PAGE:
I have to act in the person’s best interest but instead of encouraging them to avoid risks I have to support them and enable them to taking part in activities. I have to act in the individuals best interest, keep them safe, carry out risk assessments, promote informed choices but also respect their decision and right to live their life as they choose. If the risk seems great to me I would document it and discuss the matter with my manager. Another area where duty of care dilemmas may arise are confidentiality issues. When a confidential information is shared with me and it concerns safeguarding and there is a possibility of harm or someone’s wellbeing is threathened I might have to make a decision and disclose this information.
When considering this issue, sociologists should also consider that participants should also be offered the right to refuse. This is an important ethical issue for sociologists to consider throughout their studies as refusal to participate in parts of the study could also alter the data. Another ethical problem sociologists may face is vulnerable groups. Special care should be taken when the participants are particularly vulnerable due to their age, disabilities, physical health or mental health. For example, children being studied in
Humans naturally form social groups and identities. These groups may have common conscious or unconscious values or morals. With this individuals are exposed and may become vulnerable to influencing factors encouraging them to conform or adopt the group values and beliefs. In the helping profession, in order for the counsellor to support the client effectively the counsellor must show and feel acceptance regardless of the issue; even if it contradicts or disagrees with their morals and values. On occasion there are self-awareness unexplored problem areas that the counsellor encounters with a client.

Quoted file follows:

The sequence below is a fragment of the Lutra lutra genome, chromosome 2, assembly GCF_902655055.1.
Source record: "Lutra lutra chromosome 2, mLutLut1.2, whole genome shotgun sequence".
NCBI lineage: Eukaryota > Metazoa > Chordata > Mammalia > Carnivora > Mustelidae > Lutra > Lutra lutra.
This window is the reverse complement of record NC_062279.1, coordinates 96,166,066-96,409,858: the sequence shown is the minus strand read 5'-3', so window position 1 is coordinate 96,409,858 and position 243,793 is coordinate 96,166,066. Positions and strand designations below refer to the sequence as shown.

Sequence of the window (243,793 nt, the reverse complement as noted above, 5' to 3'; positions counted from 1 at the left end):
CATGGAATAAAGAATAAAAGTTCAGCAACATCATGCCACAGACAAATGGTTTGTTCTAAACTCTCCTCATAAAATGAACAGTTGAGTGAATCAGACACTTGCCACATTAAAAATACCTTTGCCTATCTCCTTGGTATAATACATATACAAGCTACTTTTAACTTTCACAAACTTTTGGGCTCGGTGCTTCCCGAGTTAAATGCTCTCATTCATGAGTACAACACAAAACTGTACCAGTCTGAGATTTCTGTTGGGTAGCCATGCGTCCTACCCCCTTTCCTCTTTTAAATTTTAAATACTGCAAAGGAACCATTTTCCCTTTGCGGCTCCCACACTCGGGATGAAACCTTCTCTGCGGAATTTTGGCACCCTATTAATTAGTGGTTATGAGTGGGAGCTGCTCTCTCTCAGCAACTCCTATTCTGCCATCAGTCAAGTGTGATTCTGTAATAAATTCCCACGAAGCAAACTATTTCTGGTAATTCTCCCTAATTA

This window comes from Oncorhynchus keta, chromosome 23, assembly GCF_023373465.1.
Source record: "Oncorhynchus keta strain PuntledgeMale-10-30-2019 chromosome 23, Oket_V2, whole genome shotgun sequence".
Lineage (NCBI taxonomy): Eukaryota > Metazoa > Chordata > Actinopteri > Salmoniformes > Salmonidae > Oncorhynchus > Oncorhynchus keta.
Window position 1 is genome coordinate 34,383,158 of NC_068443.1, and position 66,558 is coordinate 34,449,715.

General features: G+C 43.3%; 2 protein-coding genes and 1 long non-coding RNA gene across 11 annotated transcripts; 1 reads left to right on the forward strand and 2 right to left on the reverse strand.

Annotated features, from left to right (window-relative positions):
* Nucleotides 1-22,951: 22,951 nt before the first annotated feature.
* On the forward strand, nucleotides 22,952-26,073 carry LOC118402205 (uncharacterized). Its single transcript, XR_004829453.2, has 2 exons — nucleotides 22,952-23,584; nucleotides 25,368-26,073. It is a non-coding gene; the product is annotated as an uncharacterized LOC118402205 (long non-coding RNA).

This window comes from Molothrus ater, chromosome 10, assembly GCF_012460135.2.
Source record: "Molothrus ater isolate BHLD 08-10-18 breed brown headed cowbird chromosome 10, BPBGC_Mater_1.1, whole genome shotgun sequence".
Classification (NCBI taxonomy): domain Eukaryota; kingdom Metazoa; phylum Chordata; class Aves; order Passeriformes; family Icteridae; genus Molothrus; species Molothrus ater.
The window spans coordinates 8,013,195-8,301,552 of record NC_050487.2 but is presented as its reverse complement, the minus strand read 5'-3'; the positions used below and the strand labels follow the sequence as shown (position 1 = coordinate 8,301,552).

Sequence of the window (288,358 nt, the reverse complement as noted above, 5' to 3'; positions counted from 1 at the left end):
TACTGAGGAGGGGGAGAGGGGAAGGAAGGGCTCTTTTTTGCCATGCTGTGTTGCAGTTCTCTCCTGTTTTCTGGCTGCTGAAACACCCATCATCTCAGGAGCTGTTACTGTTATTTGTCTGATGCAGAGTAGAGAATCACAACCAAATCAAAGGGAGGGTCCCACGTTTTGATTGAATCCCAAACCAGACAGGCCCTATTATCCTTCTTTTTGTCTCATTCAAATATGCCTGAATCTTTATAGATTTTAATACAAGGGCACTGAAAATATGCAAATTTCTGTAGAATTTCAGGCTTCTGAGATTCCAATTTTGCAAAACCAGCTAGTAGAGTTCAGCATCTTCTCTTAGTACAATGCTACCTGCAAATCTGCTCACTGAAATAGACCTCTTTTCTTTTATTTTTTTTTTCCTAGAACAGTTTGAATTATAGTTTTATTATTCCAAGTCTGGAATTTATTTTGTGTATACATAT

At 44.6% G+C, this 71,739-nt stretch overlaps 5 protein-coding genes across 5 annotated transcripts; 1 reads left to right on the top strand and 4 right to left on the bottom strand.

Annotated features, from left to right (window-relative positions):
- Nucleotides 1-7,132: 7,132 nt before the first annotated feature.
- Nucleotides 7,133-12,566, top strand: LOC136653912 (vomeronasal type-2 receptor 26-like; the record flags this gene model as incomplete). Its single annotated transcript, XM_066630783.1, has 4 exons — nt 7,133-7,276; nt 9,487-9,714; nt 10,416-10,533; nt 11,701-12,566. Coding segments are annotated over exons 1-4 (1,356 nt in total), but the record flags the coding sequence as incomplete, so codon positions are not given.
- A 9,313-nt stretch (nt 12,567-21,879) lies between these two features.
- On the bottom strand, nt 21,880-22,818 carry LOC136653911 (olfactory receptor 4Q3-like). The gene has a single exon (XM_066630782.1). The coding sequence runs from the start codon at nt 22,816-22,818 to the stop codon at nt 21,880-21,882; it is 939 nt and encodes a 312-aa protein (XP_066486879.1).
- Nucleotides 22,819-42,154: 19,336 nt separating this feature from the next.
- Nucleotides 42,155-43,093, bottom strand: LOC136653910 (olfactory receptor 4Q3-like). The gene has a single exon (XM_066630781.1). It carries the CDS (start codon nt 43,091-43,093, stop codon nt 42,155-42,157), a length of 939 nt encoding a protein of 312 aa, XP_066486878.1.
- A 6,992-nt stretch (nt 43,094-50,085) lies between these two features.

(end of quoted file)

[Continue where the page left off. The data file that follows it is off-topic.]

Pit Bulls were first bred to bait bulls and bears as a sport back in the late 19th and early 20th centuries, but soon became more commonly used as house pets due to their friendliness towards people (Brom, 1987-09, p.14). This indeed should open up society’s eyes to Pit Bulls not being an aggressive breed simply because they became more commonly used as pets, and they once represented The United States of America by serving in wars. Many of us base our opinions on what we hear in the media; we hear that Pit Bulls are overly aggressive, prone to biting, and in general should be banned as a breed. The court cases are squarely to blame for this breeds misconception of being a terror. The highest court in Maryland has held that all pit bull and cross-bred pit bull dogs are "inherently dangerous" as a matter of law and imposed strict liability on all persons who own, harbor, or control such dogs if they know or
Social Bond Theory (formerly known as Social Control Theory) is the belief that the self control of an individual can be built by manipulating the processes of socialization and social learning. It is also thought to help decrease the urge to engage in antisocial behavior. The theory proposes that people are influenced not to participate in criminal activities based upon their relationships with others, beliefs, commitments, values and social norms. The four basic elements of social bond theory are attachment, commitment, involvement in conventional versus deviant or criminal activities, and lastly the common value system within an individual’s society or subgroup. Attachment is described as the level of values and or norms that an individual holds in society.